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What is a zero hour contract?

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Zero-hour contract is a term primarily used in the UK, referring to an arrangement in which an employee isn’t guaranteed a regular salary, but rather is only paid for the hours she actually works. While the term ‘zero hours’ may be more specific to the UK, this contract type exists all over the world – with differences of course.

How do you calculate zero hour pay?

Calculating zero hour pay will differ country to country but in general the process may look something like this:

It’s important employees keep as accurate records as possible of their employees’ clock in and clock out time so as tot to overpay or underpay the employee and risk disputes.

Advantages and disadvantages of zero hour contracts

Zero hour contracts can present certain benefits for employers, including flexibility and fewer payroll hoops to jump through – including overtime and certain benefits.

However, there are also some risks, especially in terms of unintentional legal breaches and lack of predictability.

Companies may also face backlash for hiring through zero hour contracts, since this contract type has gained a reputation of lacking care and security for the employee’s financial wellbeing.

Zero hours contract entitlements

Employee entitlements under zero hour contracts differ country to country but for the most part they’ll include the following:

  • Minimum wage
  • Paid annual leave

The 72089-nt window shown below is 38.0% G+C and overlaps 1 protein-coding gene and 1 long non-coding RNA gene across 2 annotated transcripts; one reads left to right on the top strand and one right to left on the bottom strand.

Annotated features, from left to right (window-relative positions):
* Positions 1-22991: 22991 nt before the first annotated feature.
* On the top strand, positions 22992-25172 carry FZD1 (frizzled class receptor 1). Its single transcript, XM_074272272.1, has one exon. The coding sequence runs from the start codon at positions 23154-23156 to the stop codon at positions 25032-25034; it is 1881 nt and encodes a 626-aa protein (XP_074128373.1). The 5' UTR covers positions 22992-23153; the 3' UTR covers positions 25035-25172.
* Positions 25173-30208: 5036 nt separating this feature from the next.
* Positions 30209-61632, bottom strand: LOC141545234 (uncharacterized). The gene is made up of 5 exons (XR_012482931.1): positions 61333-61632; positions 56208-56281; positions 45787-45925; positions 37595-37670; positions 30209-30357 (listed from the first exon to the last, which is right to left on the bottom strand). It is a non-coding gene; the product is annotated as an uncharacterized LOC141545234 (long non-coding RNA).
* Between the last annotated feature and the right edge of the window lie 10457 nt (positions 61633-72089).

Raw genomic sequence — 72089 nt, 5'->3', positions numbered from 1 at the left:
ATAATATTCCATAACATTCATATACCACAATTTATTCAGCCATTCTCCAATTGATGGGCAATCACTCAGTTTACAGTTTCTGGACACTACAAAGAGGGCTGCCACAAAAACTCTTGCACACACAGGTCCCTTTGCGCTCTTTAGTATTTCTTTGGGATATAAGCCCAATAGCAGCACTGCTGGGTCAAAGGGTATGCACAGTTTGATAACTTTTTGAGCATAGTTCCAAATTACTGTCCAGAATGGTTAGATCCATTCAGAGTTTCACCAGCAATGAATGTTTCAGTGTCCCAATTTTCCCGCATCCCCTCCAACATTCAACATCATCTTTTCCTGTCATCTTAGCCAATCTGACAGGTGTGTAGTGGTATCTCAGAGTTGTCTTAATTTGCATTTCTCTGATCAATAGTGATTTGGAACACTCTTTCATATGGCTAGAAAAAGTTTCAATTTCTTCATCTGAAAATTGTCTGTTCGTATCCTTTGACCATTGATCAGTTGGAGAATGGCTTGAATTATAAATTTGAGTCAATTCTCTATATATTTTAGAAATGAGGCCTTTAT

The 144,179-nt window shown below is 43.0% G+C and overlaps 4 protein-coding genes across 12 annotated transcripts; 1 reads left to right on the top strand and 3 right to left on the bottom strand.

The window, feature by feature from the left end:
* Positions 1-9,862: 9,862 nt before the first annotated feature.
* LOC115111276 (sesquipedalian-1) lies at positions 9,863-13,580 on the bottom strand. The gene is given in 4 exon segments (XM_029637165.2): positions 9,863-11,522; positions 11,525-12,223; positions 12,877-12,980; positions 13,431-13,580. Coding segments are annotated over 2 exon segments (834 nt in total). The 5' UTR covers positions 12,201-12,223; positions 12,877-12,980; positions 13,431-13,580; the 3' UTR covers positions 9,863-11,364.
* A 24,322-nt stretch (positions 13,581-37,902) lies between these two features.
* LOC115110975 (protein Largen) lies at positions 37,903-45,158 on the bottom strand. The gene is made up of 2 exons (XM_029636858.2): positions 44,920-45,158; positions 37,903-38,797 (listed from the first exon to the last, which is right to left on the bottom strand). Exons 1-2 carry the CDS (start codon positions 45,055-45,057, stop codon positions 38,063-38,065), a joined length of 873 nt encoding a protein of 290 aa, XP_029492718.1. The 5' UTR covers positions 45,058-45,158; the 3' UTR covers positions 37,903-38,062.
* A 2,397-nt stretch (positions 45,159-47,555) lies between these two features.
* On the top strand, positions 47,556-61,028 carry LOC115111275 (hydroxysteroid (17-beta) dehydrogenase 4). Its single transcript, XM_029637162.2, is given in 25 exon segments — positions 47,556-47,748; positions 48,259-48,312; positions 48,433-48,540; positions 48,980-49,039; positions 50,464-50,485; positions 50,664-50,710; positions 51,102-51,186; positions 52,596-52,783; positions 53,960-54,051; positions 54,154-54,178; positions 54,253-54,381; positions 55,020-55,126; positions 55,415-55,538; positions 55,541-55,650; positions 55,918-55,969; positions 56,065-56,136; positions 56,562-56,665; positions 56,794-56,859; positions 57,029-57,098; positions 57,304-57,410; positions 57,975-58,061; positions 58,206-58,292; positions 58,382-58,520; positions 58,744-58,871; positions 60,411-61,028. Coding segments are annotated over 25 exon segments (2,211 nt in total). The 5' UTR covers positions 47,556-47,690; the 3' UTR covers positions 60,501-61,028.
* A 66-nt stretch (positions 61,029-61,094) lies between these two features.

• Protection from unlawful deductions
  • Protection from discrimination

Do zero hours contracts include sick and holiday pay?

Holiday and sick pay allowance will depend on the employee’s contract. If an employee is classified as a worker, rather than a freelance contractor, they should be entitled to benefits like holiday pay and sick pay. Most likely, though, the amount of pay they receive won’t be static and will depend on the average amount of hours they’ve worked.

Managing zero hours contracts within a global workforce

A lot of countries will allow for some form of zero-hour contracts. However, the requirements for these types of contracts may differ significantly from one another. Companies with global workforces who pay international employees by the hours they work rather than a set amount, need to be privy to all these differences. Breaking any contractual obligations can mean severe penalties and fees.

There are a number of things businesses can do to stay out of the woods, including:

  • Relying on local regulatory expertise to navigate laws surrounding zero hour contracts.
  • Maintaining a transparent culture and making sure employees are aware of their rights and entitlements within the contract
  • Using technology to manage payments, keep records, save time, and decrease human error

Partnering with a payment execution platform is one way to overcome these difficulties. These providers can not only offer expertise in multiple jurisdictions but also automate most of the payment process.

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